History of the Vienna Psychoanalytic Outpatient Clinic

Ein Vorraum mit einem gemalten Bild an der Wand. Es sind 5 Holzsessel zusammengeklappt and der Wand und über dem Boden ist ein roter Läufer.

Founded in 1922. Liquidated in 1938. Re-opened in 1999.

The Vienna Psychoanalytic Outpatient Clinic was founded in 1922. In the interwar period till 1938 it gained wide acclaim as a pioneering institution for the provision of psychotherapy. Following the annexation of Austria into Nazi Germany in 1938 it was liquidated together with all other component institutions of the Vienna Psychoanalytic Society. It was reopened in 1999.

Detailed formation history

1908: Foundation of the Vienna Psychoanalytic Society.
1910: Foundation of the International Psychoanalytic Society.
1920: Launch of the first psychoanalytic clinic in Berlin. Plans to launch a similar initiative in Vienna. University-based psychiatrists as well as representatives of the professional associations of medical doctors opposed the plans and drew up deprecating position papers. Eventually the professional body of physicians approved of the plans on condition that “the psychoanalytic treatment and likewise its scientific valorisation is carried out by medical doctors; furthermore, only medical doctors are to be considered eligible as either teachers or students. Except for patients, no lay person is to be granted access to this institute.”
22nd May 1922: Inauguration of the Vienna Psychoanalytic Clinic. Manager: Dr. Eduard Hitschmann.
November 1922: The medical service of the City of Vienna demands the immediate closing of the Clinic. Following an appeal to the Ministry for Social Maintenance (as the ministry of social affairs was called at the time) the demand to close the Clinic was revoked. Non-medical staff continued to be excluded. A decree of the authorities made clear that the Clinic would be forcibly closed in case of non-compliance.
19th April 1923: Opening of the educational counselling centre as part of the Outpatient Clinic. Its director was Hermine Hugh Hellmuth, from 1924 Flora Kraus, as of 1928 Editha Sterba.
1925: Foundation of the Training Institute of the Vienna Psychoanalytic Society to supervise the training of lay psychoanalysts, i.e. psychoanalysts with no medical background. The Clinic was spatially extended to include a Child Guidance Unit.
1926: Legal proceedings on account of quackery were opened against psychoanalyst Dr. Theodor Reik. Sigmund Freud publishes his monograph ‘The Question of Lay Analysis’. He argues that the key criterion for the practice of psychoanalysis is not a medical degree but to have undergone psychoanalytic training. Not infrequently, he argues, it is medical doctors, specifically those who have not undergone psychoanalytic training, who are charlatans, not lay psychoanalysts. S. Freud contests medical doctors the sole right to practice psychoanalysis.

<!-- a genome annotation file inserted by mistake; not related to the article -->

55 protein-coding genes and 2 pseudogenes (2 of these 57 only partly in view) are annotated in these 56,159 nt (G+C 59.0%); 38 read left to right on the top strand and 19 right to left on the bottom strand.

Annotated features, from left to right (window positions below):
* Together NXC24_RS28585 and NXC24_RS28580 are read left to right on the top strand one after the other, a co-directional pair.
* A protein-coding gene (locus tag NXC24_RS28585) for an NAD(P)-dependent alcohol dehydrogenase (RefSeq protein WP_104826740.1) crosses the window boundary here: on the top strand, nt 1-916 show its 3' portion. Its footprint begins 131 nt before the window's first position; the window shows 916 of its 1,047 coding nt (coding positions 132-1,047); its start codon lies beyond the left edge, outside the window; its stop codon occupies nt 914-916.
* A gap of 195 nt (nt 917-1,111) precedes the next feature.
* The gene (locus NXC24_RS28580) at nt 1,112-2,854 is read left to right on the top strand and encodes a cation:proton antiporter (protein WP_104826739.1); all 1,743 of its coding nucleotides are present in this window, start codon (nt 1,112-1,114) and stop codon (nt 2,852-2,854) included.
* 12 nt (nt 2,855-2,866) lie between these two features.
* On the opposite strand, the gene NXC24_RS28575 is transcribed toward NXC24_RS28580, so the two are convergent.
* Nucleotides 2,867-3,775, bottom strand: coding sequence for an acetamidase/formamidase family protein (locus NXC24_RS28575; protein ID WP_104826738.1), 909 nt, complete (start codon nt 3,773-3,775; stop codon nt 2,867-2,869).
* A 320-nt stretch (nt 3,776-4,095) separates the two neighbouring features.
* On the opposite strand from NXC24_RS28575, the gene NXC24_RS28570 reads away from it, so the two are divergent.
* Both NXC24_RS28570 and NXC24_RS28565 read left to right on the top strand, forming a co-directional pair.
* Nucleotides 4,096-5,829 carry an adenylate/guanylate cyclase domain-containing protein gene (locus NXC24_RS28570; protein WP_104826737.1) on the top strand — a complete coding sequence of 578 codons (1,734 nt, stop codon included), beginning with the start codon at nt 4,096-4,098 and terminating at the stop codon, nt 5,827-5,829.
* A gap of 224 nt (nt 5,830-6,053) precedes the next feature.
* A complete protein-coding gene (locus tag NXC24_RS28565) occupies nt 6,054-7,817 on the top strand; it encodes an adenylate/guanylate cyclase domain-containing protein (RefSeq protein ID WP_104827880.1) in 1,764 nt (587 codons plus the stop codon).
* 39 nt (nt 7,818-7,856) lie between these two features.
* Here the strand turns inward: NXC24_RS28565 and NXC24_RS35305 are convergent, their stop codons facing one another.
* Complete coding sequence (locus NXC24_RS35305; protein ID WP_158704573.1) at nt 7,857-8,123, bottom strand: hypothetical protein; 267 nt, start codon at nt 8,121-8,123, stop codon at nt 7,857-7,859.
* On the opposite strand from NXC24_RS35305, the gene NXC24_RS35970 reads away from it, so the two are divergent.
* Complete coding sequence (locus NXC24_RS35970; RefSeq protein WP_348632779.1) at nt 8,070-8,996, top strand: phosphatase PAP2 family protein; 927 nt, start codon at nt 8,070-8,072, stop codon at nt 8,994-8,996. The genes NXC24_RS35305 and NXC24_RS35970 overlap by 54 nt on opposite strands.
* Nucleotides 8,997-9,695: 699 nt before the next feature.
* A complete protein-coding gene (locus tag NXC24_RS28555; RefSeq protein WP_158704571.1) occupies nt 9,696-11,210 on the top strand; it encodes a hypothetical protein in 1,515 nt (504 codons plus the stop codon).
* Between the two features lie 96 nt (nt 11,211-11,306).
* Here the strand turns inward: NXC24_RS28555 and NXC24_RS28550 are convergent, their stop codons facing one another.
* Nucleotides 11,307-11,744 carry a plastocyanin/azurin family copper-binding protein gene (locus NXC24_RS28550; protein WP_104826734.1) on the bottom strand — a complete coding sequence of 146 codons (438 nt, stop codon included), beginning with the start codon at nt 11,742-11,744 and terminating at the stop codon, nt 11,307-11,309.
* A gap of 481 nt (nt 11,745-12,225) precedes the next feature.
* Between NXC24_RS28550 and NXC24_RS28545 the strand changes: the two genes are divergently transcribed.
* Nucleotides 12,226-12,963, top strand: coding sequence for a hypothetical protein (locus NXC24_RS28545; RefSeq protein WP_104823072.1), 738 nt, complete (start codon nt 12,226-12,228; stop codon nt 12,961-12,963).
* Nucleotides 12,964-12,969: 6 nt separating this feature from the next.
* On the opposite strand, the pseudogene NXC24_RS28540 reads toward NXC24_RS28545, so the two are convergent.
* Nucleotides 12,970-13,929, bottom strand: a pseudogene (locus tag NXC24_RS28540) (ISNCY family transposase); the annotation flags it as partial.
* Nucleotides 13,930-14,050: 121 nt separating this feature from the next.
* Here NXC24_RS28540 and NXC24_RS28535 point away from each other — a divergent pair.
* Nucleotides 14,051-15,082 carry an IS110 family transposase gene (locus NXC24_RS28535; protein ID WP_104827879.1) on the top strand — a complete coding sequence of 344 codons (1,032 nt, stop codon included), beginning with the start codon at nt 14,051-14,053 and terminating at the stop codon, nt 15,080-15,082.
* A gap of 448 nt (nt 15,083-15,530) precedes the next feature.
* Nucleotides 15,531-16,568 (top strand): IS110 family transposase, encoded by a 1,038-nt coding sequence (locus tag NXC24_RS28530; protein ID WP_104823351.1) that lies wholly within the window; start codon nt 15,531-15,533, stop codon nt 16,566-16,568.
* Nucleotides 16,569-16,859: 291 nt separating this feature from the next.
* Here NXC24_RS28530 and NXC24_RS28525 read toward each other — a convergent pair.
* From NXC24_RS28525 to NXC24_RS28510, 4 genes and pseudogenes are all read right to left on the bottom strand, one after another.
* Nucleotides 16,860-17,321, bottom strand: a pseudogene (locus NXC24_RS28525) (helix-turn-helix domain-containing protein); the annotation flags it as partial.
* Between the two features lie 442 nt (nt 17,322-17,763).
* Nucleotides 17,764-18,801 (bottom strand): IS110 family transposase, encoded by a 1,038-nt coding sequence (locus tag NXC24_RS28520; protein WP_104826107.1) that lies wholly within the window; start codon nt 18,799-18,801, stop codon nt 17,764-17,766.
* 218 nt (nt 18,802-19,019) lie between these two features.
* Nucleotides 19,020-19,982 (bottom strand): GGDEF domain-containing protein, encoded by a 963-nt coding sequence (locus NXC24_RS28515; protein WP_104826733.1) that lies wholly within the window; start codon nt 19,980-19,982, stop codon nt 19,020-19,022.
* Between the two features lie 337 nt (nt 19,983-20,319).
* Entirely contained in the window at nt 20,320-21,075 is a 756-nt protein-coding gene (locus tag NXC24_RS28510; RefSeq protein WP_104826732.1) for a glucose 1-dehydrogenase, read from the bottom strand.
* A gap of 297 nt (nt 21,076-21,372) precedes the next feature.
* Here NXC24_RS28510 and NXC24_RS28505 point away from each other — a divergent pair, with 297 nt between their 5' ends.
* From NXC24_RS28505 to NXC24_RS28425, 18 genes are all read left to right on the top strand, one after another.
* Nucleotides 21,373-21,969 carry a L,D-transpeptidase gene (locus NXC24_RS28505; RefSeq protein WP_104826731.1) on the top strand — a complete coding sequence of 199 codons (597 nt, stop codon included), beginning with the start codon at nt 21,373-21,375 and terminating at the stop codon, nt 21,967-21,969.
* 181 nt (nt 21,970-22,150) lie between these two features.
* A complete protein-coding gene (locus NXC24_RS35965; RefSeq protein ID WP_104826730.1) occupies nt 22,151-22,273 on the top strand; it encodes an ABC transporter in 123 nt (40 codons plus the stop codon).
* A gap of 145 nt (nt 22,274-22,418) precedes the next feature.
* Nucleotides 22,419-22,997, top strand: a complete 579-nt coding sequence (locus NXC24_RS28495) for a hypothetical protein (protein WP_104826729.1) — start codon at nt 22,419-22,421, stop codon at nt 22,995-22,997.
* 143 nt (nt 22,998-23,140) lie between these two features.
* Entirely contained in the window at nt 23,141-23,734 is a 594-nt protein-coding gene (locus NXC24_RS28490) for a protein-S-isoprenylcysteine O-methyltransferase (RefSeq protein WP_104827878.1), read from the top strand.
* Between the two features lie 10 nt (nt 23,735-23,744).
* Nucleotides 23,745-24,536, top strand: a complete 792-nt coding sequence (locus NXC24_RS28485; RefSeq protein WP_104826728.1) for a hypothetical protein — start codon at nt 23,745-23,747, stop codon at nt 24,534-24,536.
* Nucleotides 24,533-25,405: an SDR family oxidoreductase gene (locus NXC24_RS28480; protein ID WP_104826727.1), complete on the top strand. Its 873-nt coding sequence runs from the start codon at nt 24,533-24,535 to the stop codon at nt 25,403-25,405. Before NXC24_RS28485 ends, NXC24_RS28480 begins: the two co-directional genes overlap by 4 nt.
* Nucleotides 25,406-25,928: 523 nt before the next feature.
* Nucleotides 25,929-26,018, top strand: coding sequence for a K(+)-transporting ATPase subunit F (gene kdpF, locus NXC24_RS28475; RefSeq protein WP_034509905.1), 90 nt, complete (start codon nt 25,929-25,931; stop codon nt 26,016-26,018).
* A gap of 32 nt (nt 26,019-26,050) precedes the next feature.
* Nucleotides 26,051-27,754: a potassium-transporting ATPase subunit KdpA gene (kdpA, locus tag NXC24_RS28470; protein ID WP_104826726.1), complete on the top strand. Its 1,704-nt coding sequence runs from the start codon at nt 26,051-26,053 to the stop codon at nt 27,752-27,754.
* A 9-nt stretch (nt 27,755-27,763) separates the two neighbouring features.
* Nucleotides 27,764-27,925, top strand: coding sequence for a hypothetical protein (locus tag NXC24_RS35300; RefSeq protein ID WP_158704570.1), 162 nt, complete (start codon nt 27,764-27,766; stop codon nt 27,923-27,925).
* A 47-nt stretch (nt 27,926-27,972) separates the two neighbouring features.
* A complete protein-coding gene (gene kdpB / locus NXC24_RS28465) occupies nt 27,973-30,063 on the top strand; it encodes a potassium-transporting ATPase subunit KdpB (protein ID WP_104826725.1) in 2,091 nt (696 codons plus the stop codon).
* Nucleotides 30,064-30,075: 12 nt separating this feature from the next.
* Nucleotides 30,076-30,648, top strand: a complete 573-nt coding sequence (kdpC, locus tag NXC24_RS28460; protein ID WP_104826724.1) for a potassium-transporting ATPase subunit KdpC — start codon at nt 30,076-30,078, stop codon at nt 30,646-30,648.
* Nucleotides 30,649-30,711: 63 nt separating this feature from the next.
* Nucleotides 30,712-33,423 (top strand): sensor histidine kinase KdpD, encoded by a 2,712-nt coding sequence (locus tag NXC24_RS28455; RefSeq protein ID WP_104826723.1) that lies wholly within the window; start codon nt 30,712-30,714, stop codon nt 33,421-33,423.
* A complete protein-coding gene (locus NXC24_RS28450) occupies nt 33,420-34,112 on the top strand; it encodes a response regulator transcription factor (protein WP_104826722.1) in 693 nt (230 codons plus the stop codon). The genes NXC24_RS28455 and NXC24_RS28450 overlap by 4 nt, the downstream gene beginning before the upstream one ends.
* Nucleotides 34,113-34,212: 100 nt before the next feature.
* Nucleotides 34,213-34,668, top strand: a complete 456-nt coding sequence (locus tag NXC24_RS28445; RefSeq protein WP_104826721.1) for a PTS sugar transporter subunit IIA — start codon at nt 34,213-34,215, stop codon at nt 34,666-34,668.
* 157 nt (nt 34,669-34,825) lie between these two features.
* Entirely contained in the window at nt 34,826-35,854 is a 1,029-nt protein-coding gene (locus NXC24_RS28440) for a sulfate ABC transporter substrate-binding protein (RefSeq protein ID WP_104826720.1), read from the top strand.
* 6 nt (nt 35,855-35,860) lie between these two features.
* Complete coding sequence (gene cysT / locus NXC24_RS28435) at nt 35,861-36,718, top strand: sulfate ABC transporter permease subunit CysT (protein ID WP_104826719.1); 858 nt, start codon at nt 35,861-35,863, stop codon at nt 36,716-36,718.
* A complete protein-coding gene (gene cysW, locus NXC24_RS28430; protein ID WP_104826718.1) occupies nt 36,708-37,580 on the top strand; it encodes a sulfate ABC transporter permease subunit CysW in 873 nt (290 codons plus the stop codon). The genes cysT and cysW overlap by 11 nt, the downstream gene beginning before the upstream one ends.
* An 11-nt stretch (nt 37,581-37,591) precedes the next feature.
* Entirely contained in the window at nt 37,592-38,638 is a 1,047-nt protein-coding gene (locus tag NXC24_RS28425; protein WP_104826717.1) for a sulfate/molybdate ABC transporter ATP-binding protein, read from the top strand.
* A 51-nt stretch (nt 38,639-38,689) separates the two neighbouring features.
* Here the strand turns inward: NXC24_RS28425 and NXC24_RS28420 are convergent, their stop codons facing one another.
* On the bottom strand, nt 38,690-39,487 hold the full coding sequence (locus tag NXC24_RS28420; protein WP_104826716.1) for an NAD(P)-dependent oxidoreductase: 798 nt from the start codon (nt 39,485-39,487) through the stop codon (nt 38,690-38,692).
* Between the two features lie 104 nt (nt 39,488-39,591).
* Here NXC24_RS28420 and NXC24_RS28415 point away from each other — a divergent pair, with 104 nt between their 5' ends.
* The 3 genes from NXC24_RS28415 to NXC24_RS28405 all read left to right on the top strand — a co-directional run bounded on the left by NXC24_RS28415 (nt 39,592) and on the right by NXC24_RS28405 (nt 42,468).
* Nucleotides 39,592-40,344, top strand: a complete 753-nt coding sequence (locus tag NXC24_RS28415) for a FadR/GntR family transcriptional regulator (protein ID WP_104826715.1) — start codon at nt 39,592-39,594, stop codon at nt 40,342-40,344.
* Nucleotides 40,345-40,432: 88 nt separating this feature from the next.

1929: A unit for the treatment of borderline and psychotic patients is inaugurated.


In 1922 Felix Deutsch succeeded in finding suitable premises for the Psychoanalytic Outpatient Clinic at the ‘Heart Station’ Clinic, located in the ninth district, Pelikangasse 18. As a specialist in internal medicine, Felix Deutsch was interested in the application of psychoanalysis to organ diseases and had himself worked briefly at the ‘Heart Station’ following the end of World War I.
Premises at Pelikangasse included a conference room, where the scientific meetings of the of the Society, seminars and training courses were held. From 1922 to 1936, the Outpatient Clinic (and largely probably also the Vienna Psychoanalytic Society) was housed there.
In 1926: Upon consensus with the local authorities, a building site was dedicated to the construction of premises for all psychoanalytic institutions. But the funds for the construction could not be raised despite the recognition that new premises were needed. In the meantime, component institutions (Society, Clinic, Training Institute and Publishing House) were under the same roof.
1936: Ten years later appropriate premises were rented and renovated at Berggasse 7. This was made possible through international donations in honour of Sigmund Freud’s eightieth birthday.
1938: Liquidation. Immediately following the annexation of Austria into Nazi Germany the Vienna Psychoanalytic Society, Vienna Psychoanalytic Clinic and the Psychoanalytic Publishing House were closed and subsequently disbanded. More than hundred psychoanalysts and candidates had to flee abroad to save their lives.

Vienna Psychoanalytic Outpatient Clinic 1922-1938

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